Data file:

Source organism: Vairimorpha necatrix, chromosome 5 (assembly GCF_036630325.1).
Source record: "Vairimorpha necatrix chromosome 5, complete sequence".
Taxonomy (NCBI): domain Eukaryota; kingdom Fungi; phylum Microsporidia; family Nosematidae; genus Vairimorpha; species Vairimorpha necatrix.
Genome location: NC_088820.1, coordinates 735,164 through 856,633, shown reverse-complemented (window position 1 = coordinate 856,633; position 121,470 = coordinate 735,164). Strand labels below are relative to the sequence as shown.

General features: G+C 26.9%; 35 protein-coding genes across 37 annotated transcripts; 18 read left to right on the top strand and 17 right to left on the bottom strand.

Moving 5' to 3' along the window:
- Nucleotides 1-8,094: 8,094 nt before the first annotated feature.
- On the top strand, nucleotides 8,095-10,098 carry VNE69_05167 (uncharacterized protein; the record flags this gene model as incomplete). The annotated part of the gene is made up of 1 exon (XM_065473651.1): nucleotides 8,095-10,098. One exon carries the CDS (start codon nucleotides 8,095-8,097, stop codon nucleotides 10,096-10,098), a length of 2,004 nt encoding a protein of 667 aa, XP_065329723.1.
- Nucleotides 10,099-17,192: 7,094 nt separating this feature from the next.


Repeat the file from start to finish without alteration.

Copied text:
Source organism: Vairimorpha necatrix, chromosome 5 (assembly GCF_036630325.1).
Source record: "Vairimorpha necatrix chromosome 5, complete sequence".
Taxonomy (NCBI): domain Eukaryota; kingdom Fungi; phylum Microsporidia; family Nosematidae; genus Vairimorpha; species Vairimorpha necatrix.
Genome location: NC_088820.1, coordinates 735,164 through 856,633, shown reverse-complemented (window position 1 = coordinate 856,633; position 121,470 = coordinate 735,164). Strand labels below are relative to the sequence as shown.

General features: G+C 26.9%; 35 protein-coding genes across 37 annotated transcripts; 18 read left to right on the top strand and 17 right to left on the bottom strand.

Moving 5' to 3' along the window:
- Nucleotides 1-8,094: 8,094 nt before the first annotated feature.
- On the top strand, nucleotides 8,095-10,098 carry VNE69_05167 (uncharacterized protein; the record flags this gene model as incomplete). The annotated part of the gene is made up of 1 exon (XM_065473651.1): nucleotides 8,095-10,098. One exon carries the CDS (start codon nucleotides 8,095-8,097, stop codon nucleotides 10,096-10,098), a length of 2,004 nt encoding a protein of 667 aa, XP_065329723.1.
- Nucleotides 10,099-17,192: 7,094 nt separating this feature from the next.